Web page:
It seemed to me that these two groups really didn’t talk to each other at the time. They didn’t in direct response email marketers really didn’t do any sort of ongoing content creation in a blog. Maybe in a newsletter, but really they didn’t have a presence beyond that. Bloggers were like these content machines who were just putting out so much stuff but not getting nearly as much return on investment compared to an email marketer. An email marketer could send one email for a promotion and make $10 – $20,000 back; where a blogger would spend the entire six month period writing 20, 30, 40, 50 posts a month over six months to make half of that money. I was like hmmm, I wasn’t sure which was the right path, but I was enjoying blogging. I started to mix the two and that’s why I did eventually start a newsletter after a year of blogging.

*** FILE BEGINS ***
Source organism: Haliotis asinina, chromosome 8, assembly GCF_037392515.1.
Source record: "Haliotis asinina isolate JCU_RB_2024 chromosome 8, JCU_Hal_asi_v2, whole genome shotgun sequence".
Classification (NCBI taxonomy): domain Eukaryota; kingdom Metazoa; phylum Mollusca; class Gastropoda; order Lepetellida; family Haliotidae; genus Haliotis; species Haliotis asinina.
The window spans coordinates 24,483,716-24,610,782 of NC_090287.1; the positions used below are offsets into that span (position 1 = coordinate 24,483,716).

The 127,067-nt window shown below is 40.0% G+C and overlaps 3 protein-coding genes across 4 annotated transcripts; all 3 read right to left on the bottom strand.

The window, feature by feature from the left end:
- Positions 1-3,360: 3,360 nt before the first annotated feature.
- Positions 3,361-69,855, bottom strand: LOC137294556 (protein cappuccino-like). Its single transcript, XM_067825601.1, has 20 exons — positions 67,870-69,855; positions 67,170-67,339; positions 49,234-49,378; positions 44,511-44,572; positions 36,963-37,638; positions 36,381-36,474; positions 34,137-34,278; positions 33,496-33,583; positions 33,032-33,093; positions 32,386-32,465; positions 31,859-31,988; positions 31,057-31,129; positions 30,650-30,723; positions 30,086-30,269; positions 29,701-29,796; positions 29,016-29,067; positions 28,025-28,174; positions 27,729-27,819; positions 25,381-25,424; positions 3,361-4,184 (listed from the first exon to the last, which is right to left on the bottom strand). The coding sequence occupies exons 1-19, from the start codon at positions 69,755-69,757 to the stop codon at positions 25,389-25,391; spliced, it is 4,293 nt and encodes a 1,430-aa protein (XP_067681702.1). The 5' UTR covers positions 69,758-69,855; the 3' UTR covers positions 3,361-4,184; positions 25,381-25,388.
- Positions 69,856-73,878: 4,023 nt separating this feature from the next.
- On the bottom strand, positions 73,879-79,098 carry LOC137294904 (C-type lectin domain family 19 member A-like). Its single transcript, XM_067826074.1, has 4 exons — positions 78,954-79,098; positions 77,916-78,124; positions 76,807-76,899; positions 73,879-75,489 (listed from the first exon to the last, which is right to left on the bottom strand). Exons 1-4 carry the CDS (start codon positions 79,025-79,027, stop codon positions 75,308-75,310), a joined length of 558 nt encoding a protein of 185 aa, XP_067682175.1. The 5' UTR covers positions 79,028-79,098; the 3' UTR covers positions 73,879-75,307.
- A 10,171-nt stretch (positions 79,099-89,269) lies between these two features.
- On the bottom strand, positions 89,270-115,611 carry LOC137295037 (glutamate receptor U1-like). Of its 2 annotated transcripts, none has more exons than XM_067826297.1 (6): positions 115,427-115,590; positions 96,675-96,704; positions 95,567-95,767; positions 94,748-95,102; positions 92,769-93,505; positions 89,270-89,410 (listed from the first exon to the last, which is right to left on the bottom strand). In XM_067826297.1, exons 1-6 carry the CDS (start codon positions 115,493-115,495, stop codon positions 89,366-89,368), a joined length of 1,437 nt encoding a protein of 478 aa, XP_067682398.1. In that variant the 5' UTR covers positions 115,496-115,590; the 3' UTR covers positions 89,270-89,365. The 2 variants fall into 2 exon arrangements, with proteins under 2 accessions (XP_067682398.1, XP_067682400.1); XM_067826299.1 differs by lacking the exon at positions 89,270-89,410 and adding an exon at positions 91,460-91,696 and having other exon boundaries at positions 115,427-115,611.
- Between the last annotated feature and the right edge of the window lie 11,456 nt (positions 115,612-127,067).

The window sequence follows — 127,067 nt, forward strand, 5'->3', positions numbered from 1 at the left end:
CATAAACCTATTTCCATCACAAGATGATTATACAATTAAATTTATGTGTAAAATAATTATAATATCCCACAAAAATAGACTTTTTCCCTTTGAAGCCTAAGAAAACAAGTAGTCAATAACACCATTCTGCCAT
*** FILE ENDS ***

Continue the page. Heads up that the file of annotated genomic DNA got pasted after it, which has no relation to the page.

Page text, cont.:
But, to answer your question, AdSense just didn’t work for me. I tried that first and I made about $1 a day, at best; so this is when I really did start to look more at the internet marketers and I started affiliate marketing next. Initially, that kind of bombed as well, but it slowly started to work a little bit and I saw the potential. If I increased my traffic then I could make more money.
For example, my first ever affiliate promotion was for Perry Marshall’s package, which included the Definitive Guide to Google Adwords and a bunch of CDs and things like that. It was like a $25 product; I get I think $20 commission … actually, probably like a $40 product and I get $20 commission. I wrote a blog post promoting it, saying it’s a great offer. Perry’s stuff is amazing. I published it and I went to bed and I expected to wake up with $600 in my PayPal account or at least an email telling me I made money. I woke up to zero.